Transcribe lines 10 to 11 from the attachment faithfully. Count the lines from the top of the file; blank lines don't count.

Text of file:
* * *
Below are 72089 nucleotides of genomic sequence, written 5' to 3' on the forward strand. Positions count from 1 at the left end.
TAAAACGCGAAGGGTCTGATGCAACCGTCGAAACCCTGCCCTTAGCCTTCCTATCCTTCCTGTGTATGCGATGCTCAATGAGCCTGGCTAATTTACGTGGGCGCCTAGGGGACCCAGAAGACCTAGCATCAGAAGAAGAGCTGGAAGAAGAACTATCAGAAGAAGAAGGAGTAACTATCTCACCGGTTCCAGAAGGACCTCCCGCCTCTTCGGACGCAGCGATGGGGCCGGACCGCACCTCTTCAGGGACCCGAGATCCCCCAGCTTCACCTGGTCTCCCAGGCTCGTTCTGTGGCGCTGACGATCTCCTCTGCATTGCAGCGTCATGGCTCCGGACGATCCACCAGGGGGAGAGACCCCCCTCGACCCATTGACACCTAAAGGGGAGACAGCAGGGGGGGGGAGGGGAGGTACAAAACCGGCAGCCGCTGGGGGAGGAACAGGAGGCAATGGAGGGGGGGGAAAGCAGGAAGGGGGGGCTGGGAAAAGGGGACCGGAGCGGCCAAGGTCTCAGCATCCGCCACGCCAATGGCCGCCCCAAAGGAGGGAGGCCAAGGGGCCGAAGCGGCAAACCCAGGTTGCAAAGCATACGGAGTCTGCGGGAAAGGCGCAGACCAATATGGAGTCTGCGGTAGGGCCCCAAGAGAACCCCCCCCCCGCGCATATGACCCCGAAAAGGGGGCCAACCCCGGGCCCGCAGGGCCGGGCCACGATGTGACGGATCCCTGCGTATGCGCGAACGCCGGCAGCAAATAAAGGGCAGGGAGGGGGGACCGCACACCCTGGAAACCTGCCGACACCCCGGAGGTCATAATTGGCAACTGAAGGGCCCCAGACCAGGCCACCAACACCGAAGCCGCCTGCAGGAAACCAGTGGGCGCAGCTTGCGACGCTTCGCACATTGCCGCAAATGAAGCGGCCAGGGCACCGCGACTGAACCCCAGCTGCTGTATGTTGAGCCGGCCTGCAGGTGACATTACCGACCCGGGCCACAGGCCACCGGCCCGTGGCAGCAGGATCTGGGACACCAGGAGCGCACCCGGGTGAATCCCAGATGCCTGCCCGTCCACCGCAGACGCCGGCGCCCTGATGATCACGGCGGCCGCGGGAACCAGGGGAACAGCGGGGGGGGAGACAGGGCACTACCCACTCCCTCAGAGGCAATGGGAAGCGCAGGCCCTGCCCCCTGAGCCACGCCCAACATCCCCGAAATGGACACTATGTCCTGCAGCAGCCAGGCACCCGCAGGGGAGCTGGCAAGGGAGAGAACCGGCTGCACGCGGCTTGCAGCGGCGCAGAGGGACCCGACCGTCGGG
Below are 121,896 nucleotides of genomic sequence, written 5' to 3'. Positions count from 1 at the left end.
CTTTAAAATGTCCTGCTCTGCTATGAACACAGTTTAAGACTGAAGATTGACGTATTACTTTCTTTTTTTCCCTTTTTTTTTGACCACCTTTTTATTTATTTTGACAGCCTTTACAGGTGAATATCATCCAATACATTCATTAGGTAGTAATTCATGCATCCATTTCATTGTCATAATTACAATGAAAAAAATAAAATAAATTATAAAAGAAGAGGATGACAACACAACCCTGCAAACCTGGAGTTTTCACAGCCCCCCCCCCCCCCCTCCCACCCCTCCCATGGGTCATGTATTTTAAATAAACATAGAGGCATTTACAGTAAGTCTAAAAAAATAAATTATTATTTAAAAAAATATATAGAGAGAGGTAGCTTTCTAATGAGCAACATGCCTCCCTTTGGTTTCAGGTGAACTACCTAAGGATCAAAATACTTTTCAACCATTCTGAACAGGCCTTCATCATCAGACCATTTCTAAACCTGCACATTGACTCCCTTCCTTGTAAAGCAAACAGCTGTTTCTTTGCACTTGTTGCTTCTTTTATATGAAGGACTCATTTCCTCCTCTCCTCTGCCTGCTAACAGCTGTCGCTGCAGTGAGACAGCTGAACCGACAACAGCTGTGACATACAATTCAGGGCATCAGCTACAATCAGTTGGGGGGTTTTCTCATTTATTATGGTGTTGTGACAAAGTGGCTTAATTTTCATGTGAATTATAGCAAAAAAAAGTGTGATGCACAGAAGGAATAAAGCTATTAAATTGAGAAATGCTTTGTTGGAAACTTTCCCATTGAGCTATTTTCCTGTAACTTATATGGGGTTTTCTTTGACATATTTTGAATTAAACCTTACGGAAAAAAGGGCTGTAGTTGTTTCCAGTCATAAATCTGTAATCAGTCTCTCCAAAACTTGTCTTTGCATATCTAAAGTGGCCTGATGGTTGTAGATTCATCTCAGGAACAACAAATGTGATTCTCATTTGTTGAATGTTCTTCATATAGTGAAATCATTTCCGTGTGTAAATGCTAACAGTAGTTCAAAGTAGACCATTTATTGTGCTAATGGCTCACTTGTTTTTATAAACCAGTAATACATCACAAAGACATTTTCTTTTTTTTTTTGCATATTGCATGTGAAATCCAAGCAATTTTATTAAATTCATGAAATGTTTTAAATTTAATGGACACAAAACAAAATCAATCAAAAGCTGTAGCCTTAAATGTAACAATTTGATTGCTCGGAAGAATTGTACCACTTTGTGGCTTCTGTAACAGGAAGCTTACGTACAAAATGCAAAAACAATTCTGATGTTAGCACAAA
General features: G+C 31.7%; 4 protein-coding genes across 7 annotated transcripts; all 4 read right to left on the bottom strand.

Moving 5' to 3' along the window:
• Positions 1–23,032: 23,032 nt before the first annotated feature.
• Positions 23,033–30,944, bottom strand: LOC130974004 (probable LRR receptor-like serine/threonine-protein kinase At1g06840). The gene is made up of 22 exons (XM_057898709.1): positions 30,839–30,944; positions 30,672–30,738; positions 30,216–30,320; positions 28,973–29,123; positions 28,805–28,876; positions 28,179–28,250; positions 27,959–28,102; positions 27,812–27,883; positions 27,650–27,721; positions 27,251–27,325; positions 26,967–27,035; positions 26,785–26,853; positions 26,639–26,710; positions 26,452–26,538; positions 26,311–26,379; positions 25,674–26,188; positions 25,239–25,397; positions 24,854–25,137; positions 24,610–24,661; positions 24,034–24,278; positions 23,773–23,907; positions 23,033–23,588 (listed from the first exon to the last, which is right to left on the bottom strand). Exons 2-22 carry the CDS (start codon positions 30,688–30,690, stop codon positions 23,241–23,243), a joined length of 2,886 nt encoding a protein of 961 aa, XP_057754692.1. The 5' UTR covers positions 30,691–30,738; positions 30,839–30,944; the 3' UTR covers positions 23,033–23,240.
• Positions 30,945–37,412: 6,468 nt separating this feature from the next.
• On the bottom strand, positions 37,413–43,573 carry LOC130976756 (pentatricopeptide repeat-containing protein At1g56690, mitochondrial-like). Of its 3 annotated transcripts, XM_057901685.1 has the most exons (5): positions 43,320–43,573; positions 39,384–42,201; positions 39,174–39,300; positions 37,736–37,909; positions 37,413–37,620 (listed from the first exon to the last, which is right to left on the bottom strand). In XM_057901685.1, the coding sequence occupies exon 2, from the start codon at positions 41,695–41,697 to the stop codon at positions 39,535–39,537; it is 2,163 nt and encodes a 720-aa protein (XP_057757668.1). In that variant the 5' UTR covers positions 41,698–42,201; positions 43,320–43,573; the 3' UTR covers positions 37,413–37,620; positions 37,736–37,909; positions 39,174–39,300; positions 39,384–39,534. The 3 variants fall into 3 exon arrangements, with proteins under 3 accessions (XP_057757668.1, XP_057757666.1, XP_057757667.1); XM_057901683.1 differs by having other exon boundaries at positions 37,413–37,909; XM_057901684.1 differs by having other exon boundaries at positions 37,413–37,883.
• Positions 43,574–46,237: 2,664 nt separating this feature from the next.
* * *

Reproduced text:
• On the bottom strand, positions 37,413–43,573 carry LOC130976756 (pentatricopeptide repeat-containing protein At1g56690, mitochondrial-like). Of its 3 annotated transcripts, XM_057901685.1 has the most exons (5): positions 43,320–43,573; positions 39,384–42,201; positions 39,174–39,300; positions 37,736–37,909; positions 37,413–37,620 (listed from the first exon to the last, which is right to left on the bottom strand). In XM_057901685.1, the coding sequence occupies exon 2, from the start codon at positions 41,695–41,697 to the stop codon at positions 39,535–39,537; it is 2,163 nt and encodes a 720-aa protein (XP_057757668.1). In that variant the 5' UTR covers positions 41,698–42,201; positions 43,320–43,573; the 3' UTR covers positions 37,413–37,620; positions 37,736–37,909; positions 39,174–39,300; positions 39,384–39,534. The 3 variants fall into 3 exon arrangements, with proteins under 3 accessions (XP_057757668.1, XP_057757666.1, XP_057757667.1); XM_057901683.1 differs by having other exon boundaries at positions 37,413–37,909; XM_057901684.1 differs by having other exon boundaries at positions 37,413–37,883.
• Positions 43,574–46,237: 2,664 nt separating this feature from the next.